What are the 3 common assumptions underlying earlier politeness theory?
Politeness Theory, as codified by Penelope Brown and Stephen Levinson in 1978, states that persons will attempt use certain techniques to save "face" in the event of acts described as "face-threatening." "Face," in this context, is an expression of self-image denoting personal dignity, respect, or reputation.
Early models of politeness theory rested face-saving and face-threatening on three principles: Power, Social Distance, and Ranked Extremity (Wikipedia). These models have been modified as cultural norms change (monarchies vs. democracies, serfdom vs. freedom), but the roots of the theory remain the same.
Power, in this context, is the authority of the speaker over the listener. If the person attempting to save face is weaker than the threatening person, the face-saving act will be different in tone and purpose than if the situation is reversed.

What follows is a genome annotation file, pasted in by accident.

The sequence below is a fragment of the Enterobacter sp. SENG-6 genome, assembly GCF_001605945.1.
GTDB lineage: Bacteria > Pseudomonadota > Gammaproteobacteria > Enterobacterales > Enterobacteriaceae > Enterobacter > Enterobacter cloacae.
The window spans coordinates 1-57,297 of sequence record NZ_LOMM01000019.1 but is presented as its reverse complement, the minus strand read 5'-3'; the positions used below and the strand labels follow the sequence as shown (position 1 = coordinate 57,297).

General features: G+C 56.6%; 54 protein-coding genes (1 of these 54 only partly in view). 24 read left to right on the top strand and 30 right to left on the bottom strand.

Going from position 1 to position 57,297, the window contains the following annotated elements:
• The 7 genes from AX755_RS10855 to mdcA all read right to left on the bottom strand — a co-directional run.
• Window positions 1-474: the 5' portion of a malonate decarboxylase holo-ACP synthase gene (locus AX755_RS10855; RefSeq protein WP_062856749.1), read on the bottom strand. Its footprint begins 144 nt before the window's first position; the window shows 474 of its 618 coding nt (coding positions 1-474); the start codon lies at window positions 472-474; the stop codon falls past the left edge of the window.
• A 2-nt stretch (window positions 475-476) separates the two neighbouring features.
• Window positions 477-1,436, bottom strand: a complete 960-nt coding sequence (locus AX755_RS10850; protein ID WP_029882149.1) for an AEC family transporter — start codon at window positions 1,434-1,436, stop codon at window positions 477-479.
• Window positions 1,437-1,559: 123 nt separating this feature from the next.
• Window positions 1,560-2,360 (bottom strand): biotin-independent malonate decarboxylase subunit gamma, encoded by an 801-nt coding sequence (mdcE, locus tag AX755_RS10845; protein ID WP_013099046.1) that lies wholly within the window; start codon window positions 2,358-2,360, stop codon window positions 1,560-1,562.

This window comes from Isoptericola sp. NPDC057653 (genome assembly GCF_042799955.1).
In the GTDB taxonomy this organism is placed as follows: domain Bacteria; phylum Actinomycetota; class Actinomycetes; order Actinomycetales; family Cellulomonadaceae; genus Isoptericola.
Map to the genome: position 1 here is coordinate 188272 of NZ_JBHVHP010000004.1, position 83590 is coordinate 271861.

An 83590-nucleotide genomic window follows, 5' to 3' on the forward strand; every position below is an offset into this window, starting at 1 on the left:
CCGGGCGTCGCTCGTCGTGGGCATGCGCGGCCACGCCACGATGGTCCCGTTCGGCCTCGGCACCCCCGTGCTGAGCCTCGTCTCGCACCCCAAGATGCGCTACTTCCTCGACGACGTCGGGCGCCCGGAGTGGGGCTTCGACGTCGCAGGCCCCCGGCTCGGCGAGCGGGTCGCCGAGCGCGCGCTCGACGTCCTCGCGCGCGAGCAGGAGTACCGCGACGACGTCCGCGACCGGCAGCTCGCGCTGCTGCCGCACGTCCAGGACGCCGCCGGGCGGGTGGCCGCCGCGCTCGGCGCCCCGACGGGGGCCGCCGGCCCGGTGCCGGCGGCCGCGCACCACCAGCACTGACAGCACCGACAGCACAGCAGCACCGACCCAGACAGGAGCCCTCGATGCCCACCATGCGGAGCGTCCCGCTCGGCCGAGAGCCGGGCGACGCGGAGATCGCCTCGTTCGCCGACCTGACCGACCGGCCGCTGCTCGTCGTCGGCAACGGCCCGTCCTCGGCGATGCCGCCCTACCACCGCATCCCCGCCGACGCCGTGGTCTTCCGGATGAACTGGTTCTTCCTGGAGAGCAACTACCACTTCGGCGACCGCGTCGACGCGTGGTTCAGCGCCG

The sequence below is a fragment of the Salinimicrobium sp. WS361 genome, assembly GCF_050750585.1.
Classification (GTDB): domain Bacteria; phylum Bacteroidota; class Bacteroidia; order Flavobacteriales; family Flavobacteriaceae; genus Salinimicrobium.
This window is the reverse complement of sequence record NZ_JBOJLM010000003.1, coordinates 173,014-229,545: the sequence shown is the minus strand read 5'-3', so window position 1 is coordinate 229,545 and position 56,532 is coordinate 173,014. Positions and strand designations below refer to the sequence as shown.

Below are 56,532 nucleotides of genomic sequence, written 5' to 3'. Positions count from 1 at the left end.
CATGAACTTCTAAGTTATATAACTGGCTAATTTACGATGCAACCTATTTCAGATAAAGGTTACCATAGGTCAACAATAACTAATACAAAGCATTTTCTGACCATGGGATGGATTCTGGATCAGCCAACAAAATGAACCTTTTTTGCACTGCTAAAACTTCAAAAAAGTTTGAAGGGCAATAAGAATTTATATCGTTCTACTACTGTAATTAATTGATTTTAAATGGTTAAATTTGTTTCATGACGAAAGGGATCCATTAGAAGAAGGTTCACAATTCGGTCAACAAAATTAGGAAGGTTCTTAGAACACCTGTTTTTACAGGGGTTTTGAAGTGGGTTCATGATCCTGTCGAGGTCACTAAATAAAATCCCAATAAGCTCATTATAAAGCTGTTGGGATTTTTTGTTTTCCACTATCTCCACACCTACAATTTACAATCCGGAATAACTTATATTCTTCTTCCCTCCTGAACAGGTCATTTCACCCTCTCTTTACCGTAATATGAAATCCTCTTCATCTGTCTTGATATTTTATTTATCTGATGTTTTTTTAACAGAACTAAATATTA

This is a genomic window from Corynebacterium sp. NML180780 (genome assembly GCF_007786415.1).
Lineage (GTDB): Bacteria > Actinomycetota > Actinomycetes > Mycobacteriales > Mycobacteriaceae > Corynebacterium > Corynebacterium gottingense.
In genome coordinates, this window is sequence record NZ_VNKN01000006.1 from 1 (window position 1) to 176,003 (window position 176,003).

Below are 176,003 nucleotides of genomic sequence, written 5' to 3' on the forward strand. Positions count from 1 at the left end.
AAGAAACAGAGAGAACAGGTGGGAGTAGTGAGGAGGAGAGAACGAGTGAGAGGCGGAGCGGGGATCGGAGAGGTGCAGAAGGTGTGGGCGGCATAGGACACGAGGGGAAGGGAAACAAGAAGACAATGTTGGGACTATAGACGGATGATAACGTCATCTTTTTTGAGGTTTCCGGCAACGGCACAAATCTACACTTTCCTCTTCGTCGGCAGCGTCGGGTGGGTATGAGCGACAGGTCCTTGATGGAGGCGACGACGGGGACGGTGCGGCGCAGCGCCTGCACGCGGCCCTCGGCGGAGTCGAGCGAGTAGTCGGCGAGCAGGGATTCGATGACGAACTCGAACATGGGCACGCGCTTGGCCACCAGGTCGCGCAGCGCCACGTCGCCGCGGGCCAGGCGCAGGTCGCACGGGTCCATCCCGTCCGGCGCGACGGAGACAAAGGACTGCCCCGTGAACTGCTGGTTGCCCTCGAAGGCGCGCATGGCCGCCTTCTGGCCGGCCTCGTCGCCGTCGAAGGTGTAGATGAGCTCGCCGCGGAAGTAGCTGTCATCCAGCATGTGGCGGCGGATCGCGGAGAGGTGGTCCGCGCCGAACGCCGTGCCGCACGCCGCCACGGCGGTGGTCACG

Social Distance covers both the cultural differences in social class (e.g. rich vs. poor) and the familiarity of the two parties. A person will use different techniques dealing with family than with an employer or employee.
Ranked Extremity is the actual severity of the act; in some situations, where a more polite request would be appropriate, the speaker might use more forceful language to impress the importance of the request. Similarly, if the face-saving act is a heavy imposition, the request might be couched in soothing terms to make it more acceptable.